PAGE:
Sebastien Loeb may not be able to clinch his second consecutive title on Sunday but the Citroen driver set the fastest time in all but one World Rally Championship special stage today in the Welsh countryside as he aims for his first-ever Rally of...
Sebastien Loeb may not be able to clinch his second consecutive title on Sunday but the Citroen driver set the fastest time in all but one World Rally Championship special stage today in the Welsh countryside as he aims for his first-ever Rally of Great Britain win.
The Frenchman will leave this weekend's round 12 with four events remaining on the 2005 calendar, and knowing that the 2005 title is nearly in his grasp. Going into tomorrow's final leg, Loeb has eight out of 11 wins thus far this season.
Can anyone stop the defending champion? The outlook does not look good for early points leader Petter Solberg or two-time WRC title holder Marcus Gronholm. Both slipped further away from taking this weekend's win; however, the final day can still change the face of the Wales GB rally.
Subaru's Solberg began the day nearly ten seconds adrift of the leader, who had been hit with a ten-second penalty on Friday. As hard as he pushed, the Norwegian dropped time and the 2003 champion is now close to 45 seconds out of being in a position to score the win.
It was a good day for Gronholm and Peugeot as the Finn set four second-fastest stage times. A good recovery from Friday's brake failure which put him down the leaderboard.
It wasn't enough to catch Solberg, who started the day more than a minute ahead of Gronholm -- let alone Loeb -- but it moved him into a probable podium finish, as he holds third overall at the end of the second day.
"Today has been good, but it has not quite been the same as fighting for a victory," Gronholm admitted, grimly. "It's a pity, as we undoubtedly had a car that was good enough to win here. This morning's stages were quite difficult, so I was not taking any risks. I knew that if I kept going at the same pace I could pass Harri Rovanpera, but I think it will be a different story to catch Sebastien Loeb and Petter Solberg. Still, there are four long stages to go tomorrow so anything can happen."
Still, after the drama of the brake failure yesterday, the team was very pleased to move up in the standings, even though 1:29.8 out of finishing on the top step.
For the two young drivers on the Citroen and Subaru teams, the day was good for one and a disappointment for the other.
Francois Duval sits fourth, nearly two minutes adrift of his Citroen teammate Loeb but in good position to challenge Gronholm on Sunday as he fends off Harri Rovanpera who is only 0.7 seconds out of fourth. The Mitsubishi driver does have a 30.5-second edge over Peugeot's Markko Martin.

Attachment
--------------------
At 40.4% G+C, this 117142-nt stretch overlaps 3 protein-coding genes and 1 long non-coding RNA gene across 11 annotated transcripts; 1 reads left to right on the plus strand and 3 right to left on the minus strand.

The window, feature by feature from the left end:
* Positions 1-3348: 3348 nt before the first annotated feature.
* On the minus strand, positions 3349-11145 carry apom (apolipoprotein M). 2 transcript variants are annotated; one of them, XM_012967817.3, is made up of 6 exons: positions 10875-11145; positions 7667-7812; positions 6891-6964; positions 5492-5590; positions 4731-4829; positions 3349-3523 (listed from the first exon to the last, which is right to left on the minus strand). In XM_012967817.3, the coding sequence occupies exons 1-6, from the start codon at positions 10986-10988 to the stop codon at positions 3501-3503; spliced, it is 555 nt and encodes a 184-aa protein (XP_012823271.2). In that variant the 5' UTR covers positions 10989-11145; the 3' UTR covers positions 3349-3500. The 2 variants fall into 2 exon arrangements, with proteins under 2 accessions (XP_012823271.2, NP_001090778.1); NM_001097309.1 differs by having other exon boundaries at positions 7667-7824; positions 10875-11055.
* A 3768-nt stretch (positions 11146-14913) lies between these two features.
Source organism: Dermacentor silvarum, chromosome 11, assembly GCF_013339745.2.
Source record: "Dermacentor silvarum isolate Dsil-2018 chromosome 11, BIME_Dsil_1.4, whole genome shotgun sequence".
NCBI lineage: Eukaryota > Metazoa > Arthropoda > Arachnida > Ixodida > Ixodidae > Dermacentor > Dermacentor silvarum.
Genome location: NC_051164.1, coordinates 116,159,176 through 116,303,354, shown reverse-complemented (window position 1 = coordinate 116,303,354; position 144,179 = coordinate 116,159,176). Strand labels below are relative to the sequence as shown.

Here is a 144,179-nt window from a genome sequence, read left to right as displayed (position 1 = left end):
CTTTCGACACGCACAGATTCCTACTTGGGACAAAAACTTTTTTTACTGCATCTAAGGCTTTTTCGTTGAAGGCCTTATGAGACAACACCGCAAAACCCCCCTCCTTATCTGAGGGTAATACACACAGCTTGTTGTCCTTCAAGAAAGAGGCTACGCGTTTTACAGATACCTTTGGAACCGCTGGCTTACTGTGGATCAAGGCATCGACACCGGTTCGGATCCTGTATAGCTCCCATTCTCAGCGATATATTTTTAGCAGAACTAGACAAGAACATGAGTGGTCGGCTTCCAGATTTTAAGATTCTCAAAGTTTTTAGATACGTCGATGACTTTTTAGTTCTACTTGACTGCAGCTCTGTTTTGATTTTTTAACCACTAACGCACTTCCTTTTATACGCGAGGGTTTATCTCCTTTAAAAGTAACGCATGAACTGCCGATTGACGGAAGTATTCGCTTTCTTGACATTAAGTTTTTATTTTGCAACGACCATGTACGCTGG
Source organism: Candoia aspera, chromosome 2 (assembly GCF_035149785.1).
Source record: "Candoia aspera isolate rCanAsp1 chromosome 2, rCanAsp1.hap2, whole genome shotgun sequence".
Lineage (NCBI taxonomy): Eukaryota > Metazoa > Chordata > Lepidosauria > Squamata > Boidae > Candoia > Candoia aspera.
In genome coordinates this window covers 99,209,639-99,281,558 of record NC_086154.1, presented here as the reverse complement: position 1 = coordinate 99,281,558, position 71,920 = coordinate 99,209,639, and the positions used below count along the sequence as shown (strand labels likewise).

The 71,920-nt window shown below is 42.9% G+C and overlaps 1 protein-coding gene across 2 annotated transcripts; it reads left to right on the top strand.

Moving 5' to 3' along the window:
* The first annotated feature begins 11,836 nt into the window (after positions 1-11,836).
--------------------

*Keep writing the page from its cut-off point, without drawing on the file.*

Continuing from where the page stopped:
Unfortunately Atkinson, the rising Aussie pilot, slid around a right hand bend on SS7 and down a steep slope. The Subaru appeared to have light damage but Chris Atkinson and co-driver Glenn Macneall were unable to get the Impreza back on track as the car was nearly ten feet below the actual route.
"I was on a slow, tightening corner when the front wheel just caught the apex and spun the car around," Atkinson explained the incident. "We dropped off the road a fair way into some bushes and there was no way for us to get back on the stage.
"It's a shame because before the incident the car and the tyres had felt excellent. We were running at a pace that wasn't far off the guys with much more experience, and when you're pushing harder then sometimes mistakes happen."
Mitsubishi also faced disappointment when Rovanpera experienced gearbox problems on SS12 after a brilliant run on yesterday and in the first 11 stages today. Going into SS12, Rovanpera had held a 6.7-second lead over Gronholm and 30 seconds over Duval, but the Finn lost over 30 seconds on the stage, dropping him by two places.
It was worse yet at Ford: Toni Gardemeister's Focus WRC was disqualified before the first stage of the day for failing to meet minimum weight. The Finn's car was found to weigh 1226 kg in repeated weighings, four kilos below the minimum wage limit, and thus ineligible for competition.
"The team made a miscalculation and we accept the decision of the stewards," said team principal Malcom Wilson, confirming that Ford would not appeal the decision. "It was a genuine error on our behalf and the stewards understood that there was no deliberate attempt to gain an advantage."
A unique happening took place on the final special stage: the competitors entered the Millennium Stadium in Cardiff with a roof overhead. The place was packed with spectators and a figure eight concrete track was where the drivers would compete on the twisty track.
The fans were thrilled when local hero, Mark Higgins, set the fastest time, the Brit hurtling his privateer Ford Focus to the front of the pack, and knocking Loeb from taking a clean sweep of Saturday's special stages.